What challenges have come with these successes?
We are very concerned — and have voiced our concerns with the pharmaceutical companies whose research we fund — about the rising cost of all CF drugs, which can place such a heavy burden on people with CF and their families. These costs are also unsustainable for the country’s health care system overall.
It is essential that we find ways to balance innovative research with the need for affordable treatments. The Foundation is actively encouraging and participating in a national dialogue on this issue. We are calling for collaboration among advocacy groups, the research community, the pharmaceutical industry and health insurers to create solutions that help advance new life-saving treatments while ensuring that they are accessible to those who need them.
What is the CF Foundation doing to help people get the treatments they need?
We advocate strenuously on behalf of people with CF and their families to help them get the treatments they need, and have recently expanded our patient access and advocacy programs.
Our Patient Assistance Resource Center connects people with CF and their families to an array of free resources to help them decide on health care coverage that’s right for them, make the most of that coverage and find programs to help them pay for their CF treatments.
We also offer a free CF Legal Information Hotline, where people can get answers to questions that can be very challenging to solve on one’s own, such as eligibility requirements for Medicaid and Medicare. Last year alone the Hotline addressed more than 5,200 calls.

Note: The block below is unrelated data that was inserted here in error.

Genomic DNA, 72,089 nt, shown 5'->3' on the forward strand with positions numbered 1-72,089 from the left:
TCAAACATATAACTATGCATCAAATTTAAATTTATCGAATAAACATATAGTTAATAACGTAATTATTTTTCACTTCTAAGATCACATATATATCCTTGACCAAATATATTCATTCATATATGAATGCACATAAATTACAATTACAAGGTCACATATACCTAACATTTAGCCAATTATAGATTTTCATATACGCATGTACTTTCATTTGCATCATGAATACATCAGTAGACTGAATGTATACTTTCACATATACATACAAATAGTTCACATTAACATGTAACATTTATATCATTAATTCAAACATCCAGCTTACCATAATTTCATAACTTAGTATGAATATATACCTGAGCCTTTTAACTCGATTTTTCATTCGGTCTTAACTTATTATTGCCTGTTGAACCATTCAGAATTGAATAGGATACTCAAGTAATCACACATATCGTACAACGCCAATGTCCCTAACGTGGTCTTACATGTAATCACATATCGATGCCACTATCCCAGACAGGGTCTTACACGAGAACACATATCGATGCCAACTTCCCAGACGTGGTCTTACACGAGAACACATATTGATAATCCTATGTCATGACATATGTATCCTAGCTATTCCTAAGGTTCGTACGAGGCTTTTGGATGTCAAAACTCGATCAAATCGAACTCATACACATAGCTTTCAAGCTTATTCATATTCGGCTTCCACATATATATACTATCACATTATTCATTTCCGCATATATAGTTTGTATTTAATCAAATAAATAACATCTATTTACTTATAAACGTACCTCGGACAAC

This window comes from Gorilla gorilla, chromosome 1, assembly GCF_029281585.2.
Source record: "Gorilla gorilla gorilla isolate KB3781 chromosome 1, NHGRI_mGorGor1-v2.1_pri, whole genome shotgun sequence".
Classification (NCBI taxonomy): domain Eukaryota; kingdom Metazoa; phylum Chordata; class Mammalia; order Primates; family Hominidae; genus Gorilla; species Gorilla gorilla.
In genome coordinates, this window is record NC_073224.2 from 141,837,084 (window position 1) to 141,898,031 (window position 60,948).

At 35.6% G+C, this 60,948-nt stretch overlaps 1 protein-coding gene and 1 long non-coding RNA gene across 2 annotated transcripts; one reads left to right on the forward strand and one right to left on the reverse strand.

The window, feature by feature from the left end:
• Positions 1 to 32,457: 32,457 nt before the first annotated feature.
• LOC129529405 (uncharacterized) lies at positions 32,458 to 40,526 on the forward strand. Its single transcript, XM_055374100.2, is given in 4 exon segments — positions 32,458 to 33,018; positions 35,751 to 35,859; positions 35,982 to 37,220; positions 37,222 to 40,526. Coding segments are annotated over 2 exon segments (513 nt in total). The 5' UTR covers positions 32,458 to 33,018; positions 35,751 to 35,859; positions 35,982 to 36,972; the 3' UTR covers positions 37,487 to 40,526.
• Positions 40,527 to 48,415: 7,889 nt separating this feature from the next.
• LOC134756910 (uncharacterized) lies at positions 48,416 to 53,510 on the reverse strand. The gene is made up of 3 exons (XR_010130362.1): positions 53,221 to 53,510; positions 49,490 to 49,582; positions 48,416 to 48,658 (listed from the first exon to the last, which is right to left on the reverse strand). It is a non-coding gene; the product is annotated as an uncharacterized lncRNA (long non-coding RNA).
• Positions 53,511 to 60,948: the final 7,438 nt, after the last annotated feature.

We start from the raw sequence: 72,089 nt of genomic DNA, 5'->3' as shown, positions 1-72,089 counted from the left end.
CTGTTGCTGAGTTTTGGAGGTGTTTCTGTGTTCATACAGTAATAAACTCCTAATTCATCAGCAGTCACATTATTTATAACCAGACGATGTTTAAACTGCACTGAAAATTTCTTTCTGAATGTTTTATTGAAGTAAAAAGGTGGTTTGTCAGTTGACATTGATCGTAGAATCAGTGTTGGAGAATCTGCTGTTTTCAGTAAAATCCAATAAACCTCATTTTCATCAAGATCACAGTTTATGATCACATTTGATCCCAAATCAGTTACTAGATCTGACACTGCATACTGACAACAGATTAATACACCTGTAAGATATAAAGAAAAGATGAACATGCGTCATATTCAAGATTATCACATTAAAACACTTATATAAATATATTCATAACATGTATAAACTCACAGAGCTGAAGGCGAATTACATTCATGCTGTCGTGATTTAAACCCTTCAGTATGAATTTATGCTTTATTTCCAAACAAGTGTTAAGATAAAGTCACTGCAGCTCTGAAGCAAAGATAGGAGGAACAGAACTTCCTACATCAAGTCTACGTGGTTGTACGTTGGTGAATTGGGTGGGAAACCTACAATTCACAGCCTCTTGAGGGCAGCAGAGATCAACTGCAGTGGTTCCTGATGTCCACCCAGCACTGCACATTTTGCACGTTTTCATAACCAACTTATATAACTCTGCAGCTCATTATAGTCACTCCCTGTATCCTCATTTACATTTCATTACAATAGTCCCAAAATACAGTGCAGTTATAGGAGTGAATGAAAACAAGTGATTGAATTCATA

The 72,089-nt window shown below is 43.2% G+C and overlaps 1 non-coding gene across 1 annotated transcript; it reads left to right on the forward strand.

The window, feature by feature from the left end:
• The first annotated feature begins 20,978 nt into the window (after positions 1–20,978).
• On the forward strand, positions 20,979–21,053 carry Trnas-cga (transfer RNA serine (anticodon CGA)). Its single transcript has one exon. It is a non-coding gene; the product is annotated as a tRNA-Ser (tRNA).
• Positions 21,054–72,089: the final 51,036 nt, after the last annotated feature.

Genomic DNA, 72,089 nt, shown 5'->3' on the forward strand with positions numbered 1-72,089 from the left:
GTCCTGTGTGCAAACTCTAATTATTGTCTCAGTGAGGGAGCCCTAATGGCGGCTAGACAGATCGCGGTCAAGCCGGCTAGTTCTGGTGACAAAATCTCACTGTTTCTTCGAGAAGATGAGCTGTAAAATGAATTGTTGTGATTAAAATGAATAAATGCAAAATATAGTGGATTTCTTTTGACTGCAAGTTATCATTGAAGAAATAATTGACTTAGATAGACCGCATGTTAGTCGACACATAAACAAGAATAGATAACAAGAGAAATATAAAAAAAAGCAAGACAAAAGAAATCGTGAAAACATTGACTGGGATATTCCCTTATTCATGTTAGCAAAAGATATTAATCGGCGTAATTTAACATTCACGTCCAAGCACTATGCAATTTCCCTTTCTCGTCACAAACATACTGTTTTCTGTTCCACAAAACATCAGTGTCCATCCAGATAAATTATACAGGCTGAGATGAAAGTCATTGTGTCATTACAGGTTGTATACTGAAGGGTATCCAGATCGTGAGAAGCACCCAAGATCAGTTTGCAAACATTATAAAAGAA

Our public policy program — assisted by thousands of volunteer advocates across the country — works with lawmakers in all 50 states and the U.S. Congress to raise awareness of CF and build support for improving access to specialty drugs and to quality CF care.
Anything else you would like to share about what lies ahead?
In my 30-plus years at the Foundation, I have personally never been as excited as I am now about what the future holds for our community.
We have a terrific care center network and a clinical trials network that is second to none.
We have created a culture of research that has attracted companies that bring powerful capabilities to our cause. And with partners like Vertex, Pfizer, Genzyme and others focused on developing new treatments for CF, we have strong cause to be optimistic about our future.
Yes, we should always be prepared for some possible disappointments. But I am confident that with the tremendous momentum we have gained, and the passion and dedication that has long defined the CF community, we can also expect more success in the near future.
I recently spoke at a Foundation event where I noticed a young woman sitting in the front row crying. I continued on and hoped the rest of my speech would help calm her fears. Later, the woman — who I learned is a CF mom — shared with me what had moved her to tears. Her child is on Kalydeco and her health has improved dramatically. Her daughter, she said, has never been better.
This young mother was crying tears of hope and joy, not tears of despair and fear.
I want all parents and people with CF to have that experience.